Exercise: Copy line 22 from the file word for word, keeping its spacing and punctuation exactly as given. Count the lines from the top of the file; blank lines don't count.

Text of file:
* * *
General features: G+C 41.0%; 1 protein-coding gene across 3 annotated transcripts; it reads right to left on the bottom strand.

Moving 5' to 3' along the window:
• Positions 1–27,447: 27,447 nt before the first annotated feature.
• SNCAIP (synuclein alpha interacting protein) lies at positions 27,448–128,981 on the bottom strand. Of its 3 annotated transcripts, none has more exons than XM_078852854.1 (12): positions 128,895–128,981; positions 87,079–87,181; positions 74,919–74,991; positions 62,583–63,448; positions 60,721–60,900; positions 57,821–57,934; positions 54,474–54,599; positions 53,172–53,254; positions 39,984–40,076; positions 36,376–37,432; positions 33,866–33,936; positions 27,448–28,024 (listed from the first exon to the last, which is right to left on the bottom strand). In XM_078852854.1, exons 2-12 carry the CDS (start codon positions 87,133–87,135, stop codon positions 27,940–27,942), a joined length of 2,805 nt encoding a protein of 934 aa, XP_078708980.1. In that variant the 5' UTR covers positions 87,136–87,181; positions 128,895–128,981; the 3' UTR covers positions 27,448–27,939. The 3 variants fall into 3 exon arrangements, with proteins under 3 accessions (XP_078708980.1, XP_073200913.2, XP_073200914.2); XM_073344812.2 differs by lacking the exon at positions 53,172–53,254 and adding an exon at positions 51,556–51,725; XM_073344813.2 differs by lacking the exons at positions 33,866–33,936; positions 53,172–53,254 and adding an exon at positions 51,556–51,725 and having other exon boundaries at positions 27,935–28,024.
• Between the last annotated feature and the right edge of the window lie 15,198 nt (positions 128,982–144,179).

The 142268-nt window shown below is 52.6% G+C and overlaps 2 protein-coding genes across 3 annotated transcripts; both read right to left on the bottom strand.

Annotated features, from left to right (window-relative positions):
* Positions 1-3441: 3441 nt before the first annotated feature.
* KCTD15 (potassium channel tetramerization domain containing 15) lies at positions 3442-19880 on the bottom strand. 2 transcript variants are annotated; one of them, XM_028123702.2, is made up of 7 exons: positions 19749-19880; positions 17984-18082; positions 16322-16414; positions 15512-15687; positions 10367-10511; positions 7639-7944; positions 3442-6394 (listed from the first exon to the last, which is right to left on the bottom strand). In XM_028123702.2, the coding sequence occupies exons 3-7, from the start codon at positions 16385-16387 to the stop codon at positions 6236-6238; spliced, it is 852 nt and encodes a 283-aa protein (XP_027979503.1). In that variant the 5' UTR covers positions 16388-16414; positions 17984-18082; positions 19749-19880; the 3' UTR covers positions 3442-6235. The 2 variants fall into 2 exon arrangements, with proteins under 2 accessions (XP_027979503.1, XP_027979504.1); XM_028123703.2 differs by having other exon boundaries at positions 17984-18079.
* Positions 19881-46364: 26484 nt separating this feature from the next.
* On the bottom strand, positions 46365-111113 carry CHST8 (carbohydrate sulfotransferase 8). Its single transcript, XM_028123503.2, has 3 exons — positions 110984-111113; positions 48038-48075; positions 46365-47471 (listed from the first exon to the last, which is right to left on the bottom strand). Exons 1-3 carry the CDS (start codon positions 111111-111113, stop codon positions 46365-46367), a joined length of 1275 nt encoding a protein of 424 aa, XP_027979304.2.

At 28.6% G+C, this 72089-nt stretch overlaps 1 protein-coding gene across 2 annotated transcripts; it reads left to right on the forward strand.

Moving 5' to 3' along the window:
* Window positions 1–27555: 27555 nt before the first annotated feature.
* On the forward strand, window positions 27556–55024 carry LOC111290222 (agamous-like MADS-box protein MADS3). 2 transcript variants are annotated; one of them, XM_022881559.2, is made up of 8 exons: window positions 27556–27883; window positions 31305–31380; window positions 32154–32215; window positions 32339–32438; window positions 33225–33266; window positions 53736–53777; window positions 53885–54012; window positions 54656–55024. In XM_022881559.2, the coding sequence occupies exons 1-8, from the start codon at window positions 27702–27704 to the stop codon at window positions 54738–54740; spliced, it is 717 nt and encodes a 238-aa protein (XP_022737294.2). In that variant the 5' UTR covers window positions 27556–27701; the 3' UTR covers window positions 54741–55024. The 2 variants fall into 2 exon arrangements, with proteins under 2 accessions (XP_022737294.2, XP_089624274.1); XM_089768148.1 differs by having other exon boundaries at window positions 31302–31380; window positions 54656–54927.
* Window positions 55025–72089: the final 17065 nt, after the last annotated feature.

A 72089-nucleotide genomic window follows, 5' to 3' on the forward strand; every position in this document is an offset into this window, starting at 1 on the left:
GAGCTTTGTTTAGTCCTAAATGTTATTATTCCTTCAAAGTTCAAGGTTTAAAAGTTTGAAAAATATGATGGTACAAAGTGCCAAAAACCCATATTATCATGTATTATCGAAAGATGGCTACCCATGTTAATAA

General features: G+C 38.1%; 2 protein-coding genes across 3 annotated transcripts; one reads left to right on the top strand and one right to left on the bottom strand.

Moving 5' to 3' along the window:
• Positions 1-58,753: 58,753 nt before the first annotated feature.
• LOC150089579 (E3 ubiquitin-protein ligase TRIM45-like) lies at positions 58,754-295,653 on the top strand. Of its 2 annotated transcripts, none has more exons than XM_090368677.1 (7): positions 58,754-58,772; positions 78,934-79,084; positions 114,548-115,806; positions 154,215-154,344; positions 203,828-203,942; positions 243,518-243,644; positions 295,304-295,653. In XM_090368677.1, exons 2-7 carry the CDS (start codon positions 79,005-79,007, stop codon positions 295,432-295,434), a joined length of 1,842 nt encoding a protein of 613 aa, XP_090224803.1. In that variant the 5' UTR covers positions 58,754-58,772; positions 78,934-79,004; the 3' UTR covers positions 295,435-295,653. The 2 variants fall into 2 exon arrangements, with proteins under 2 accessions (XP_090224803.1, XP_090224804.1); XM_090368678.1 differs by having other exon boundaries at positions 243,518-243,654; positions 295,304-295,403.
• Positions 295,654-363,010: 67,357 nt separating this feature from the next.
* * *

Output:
• LOC150089579 (E3 ubiquitin-protein ligase TRIM45-like) lies at positions 58,754-295,653 on the top strand. Of its 2 annotated transcripts, none has more exons than XM_090368677.1 (7): positions 58,754-58,772; positions 78,934-79,084; positions 114,548-115,806; positions 154,215-154,344; positions 203,828-203,942; positions 243,518-243,644; positions 295,304-295,653. In XM_090368677.1, exons 2-7 carry the CDS (start codon positions 79,005-79,007, stop codon positions 295,432-295,434), a joined length of 1,842 nt encoding a protein of 613 aa, XP_090224803.1. In that variant the 5' UTR covers positions 58,754-58,772; positions 78,934-79,004; the 3' UTR covers positions 295,435-295,653. The 2 variants fall into 2 exon arrangements, with proteins under 2 accessions (XP_090224803.1, XP_090224804.1); XM_090368678.1 differs by having other exon boundaries at positions 243,518-243,654; positions 295,304-295,403.